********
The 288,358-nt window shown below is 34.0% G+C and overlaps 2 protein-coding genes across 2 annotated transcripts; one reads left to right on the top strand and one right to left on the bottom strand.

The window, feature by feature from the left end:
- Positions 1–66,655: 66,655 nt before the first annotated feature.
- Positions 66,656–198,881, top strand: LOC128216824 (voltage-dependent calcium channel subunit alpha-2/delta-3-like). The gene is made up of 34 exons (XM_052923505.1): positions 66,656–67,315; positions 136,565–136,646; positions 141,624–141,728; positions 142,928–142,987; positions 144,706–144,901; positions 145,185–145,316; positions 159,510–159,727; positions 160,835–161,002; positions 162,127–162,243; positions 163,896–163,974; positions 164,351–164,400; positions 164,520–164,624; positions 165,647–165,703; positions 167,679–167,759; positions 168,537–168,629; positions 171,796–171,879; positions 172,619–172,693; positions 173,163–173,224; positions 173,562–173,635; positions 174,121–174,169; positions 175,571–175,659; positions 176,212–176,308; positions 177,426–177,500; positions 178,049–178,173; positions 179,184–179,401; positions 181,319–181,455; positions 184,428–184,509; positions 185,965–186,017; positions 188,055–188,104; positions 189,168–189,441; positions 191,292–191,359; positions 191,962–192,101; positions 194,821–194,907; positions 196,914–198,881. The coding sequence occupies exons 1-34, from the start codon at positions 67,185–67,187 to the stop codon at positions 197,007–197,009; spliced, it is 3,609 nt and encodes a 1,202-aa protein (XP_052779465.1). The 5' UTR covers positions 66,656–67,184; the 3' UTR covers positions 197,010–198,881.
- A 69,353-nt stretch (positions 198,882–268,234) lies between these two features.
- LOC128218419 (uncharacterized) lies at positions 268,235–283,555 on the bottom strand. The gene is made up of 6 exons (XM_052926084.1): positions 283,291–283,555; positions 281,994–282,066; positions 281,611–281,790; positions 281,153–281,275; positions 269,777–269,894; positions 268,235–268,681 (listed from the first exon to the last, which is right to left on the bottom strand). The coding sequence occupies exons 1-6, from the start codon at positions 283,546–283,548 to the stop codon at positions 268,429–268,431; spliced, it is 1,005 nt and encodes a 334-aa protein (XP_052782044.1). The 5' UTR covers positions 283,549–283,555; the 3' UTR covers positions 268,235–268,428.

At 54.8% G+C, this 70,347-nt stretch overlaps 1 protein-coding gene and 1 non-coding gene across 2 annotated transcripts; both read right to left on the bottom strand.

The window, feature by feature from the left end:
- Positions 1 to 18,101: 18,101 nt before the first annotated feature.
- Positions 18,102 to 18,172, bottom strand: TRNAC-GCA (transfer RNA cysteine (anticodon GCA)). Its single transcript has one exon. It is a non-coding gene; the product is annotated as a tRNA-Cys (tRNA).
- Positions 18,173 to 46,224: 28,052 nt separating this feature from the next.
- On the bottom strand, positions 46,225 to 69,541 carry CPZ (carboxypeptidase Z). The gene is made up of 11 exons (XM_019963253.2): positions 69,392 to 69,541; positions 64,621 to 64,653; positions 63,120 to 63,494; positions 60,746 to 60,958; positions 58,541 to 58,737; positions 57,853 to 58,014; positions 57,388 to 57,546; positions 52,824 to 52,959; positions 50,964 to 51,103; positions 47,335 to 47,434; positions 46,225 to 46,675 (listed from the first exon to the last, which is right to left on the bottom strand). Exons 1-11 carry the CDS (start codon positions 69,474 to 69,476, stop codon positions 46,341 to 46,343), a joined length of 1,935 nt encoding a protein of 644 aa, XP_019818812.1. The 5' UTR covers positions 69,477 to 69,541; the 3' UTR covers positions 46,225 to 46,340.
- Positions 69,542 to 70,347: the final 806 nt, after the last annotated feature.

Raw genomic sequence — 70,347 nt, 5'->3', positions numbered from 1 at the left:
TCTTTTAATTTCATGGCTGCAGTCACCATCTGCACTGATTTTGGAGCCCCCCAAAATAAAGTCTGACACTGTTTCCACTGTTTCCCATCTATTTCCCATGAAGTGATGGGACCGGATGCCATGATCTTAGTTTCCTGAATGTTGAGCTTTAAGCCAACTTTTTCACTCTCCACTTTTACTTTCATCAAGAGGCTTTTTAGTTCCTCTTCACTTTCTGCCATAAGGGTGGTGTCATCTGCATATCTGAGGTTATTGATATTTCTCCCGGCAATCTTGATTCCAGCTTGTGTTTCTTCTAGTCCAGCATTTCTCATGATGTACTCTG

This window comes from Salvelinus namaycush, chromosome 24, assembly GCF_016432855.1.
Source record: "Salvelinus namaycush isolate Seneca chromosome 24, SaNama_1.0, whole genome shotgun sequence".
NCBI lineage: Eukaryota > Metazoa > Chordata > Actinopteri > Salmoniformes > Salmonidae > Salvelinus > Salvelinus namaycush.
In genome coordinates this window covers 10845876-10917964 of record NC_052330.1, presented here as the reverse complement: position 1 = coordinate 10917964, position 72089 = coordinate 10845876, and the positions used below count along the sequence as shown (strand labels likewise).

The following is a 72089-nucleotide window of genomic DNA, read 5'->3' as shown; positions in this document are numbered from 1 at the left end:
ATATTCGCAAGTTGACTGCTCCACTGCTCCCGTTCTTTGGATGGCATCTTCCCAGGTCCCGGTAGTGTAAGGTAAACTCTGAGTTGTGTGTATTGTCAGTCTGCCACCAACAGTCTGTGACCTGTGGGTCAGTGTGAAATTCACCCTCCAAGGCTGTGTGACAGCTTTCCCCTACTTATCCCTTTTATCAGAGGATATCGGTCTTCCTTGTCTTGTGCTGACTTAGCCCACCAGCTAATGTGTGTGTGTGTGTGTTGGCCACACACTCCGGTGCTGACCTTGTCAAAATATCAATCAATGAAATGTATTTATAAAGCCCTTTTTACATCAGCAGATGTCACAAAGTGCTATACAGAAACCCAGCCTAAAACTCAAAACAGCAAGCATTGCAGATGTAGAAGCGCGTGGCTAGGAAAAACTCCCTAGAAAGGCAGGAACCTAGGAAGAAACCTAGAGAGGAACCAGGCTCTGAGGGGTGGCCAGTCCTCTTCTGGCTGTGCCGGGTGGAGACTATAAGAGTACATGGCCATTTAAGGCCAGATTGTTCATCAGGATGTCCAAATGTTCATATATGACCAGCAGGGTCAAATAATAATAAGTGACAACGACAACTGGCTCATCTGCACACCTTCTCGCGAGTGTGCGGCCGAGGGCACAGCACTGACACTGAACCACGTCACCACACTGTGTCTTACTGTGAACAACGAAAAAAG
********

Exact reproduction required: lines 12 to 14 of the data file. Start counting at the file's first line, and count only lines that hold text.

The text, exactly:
- On the bottom strand, positions 46,225 to 69,541 carry CPZ (carboxypeptidase Z). The gene is made up of 11 exons (XM_019963253.2): positions 69,392 to 69,541; positions 64,621 to 64,653; positions 63,120 to 63,494; positions 60,746 to 60,958; positions 58,541 to 58,737; positions 57,853 to 58,014; positions 57,388 to 57,546; positions 52,824 to 52,959; positions 50,964 to 51,103; positions 47,335 to 47,434; positions 46,225 to 46,675 (listed from the first exon to the last, which is right to left on the bottom strand). Exons 1-11 carry the CDS (start codon positions 69,474 to 69,476, stop codon positions 46,341 to 46,343), a joined length of 1,935 nt encoding a protein of 644 aa, XP_019818812.1. The 5' UTR covers positions 69,477 to 69,541; the 3' UTR covers positions 46,225 to 46,340.
- Positions 69,542 to 70,347: the final 806 nt, after the last annotated feature.

Raw genomic sequence — 70,347 nt, 5'->3', positions numbered from 1 at the left: